/// 2013 CES Brief
By Talk NYC guest contributor Todd Zander
Usually CES is a conference identified by breakthrough hardware-based products. I remember the excitement in 2011 when dozens of vendors unveiled tablets of every size, thickness and color — and we got a taste of the future of computing. Other shows featured big, small and sleek Android smartphones, IPTVs and, of course, the 3DTV mania. 2013 CES will be remembered less by the breakthrough phone, TV and tablet innovations and more by the software and experiences that should be connecting all the screens together. Devices are more or less commoditized and it’s becoming increasingly difficult for a single vendor to separate themselves from the pack with a new hardware design or screen size. Tablets and phones are standardized predominately on Android while niches are carved out for Windows Phone and iOS. Hardware innovations that used to take center stage at CES — like cameras, gaming innovations and GPS devices — are now being folded into the smartphone. PC’s could be found mostly in the dark corners of booths. There was definitely a sense of ‘screen fatigue’ in a consumer world where it’s becoming harder and harder to impress and ‘wow’ attendees.
Contradictions began to emerge as ‘breakthrough’ technologies being showcased for several consecutive years fail to gain meaningful traction in the consumer market. 3DTV’s now seem to be on display for pure amusement and show entertainment. Many believe 3DTV’s have jumped the shark and will be relegated to a small niche market until the glasses go away and prices are in line with standard HDTVs. IPTVs are also getting tired and, aside from Pandora and Netflix, it seems the masses aren’t into using TV app stores the same way as their phones. Apple never participates in CES. One thing that really struck me after attending this year’s show is how the iPad was truly an incredible and game changing invention. With all the fragmentation and global competition in the consumer electronics space, it’s difficult to gain measurable traction and develop a substantial audience for a new product category in the first year (like the iPad). Now with the abundance of consumer screen options at affordable prices, the industry is struggling to move towards the experiences that can be attained by connecting TVs, phones, tablets, gaming systems and computers. Device and OS fragmentation invariably creates a damaged ecosystem that inhibits connectedness. Apple always solves for the hardware, software and OS at the same time. LG and Samsung are showing signs of moving in that direction.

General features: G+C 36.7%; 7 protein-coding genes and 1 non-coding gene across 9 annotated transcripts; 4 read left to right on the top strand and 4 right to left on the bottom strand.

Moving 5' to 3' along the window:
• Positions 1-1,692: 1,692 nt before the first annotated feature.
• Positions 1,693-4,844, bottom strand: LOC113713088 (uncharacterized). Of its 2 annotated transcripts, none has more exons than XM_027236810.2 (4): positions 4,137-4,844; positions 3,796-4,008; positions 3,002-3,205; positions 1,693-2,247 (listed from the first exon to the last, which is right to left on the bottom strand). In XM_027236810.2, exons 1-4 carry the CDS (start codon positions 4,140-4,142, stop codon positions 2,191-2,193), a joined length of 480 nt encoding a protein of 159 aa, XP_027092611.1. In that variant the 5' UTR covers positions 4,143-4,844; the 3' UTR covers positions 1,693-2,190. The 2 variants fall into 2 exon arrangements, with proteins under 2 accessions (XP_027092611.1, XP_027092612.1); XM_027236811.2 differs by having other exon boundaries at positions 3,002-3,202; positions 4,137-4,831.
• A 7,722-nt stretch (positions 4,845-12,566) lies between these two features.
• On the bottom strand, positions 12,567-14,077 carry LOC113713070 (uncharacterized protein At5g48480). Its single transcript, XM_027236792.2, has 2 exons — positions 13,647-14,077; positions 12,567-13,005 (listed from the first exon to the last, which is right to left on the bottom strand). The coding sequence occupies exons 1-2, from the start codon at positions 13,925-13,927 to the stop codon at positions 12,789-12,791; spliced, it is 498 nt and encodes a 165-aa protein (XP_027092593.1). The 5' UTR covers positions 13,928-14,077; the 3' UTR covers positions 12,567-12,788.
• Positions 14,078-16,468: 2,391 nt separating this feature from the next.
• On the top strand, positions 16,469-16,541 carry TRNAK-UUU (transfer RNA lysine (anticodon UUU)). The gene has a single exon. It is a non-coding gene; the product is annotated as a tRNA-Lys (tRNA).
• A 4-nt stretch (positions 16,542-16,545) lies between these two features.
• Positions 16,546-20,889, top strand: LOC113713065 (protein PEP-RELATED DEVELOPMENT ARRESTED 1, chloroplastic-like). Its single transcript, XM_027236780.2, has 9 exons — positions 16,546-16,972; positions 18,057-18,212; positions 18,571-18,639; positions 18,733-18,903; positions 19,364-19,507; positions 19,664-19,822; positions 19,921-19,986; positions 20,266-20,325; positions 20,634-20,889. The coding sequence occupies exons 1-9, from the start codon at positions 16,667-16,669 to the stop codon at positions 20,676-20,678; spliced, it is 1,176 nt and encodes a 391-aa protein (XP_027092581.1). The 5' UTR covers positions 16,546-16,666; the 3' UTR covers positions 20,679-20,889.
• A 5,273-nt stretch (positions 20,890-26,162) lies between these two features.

All that said, it seems clear that Android will prevail as the connective tissue to bond multi-vendor devices together. However, it’s taking more time than it should to become reality and Apple has a big head start. I think the consumer market is ready for internet services on the TV, but I’m unsure the IPTV-led approach will prevail. App stores will always dominate first on the smartphone. Smartphones are quickly becoming the remote control for our lives. Whether it’s remotely controlling a home thermostat with the Nest or controlling house lights and a security system from big players like Comcast — smartphone and tablet apps have been chosen unanimously by consumers as the primary human control center. So why do app stores and intelligent services also have to be built into TV’s? TV’s are historically lean-back, dumb devices. Phones and tablets are more lean-forward, action-oriented devices. Why can’t users control their TV from their phone or tablet in the same way they will control their thermostat? Whether or not Apple launches a TV this year I hope we’ll begin to see the smartphone become the remote control for the TV by pushing, or ‘slinging’ apps and internet services from the phone — via WiFI — to the TV.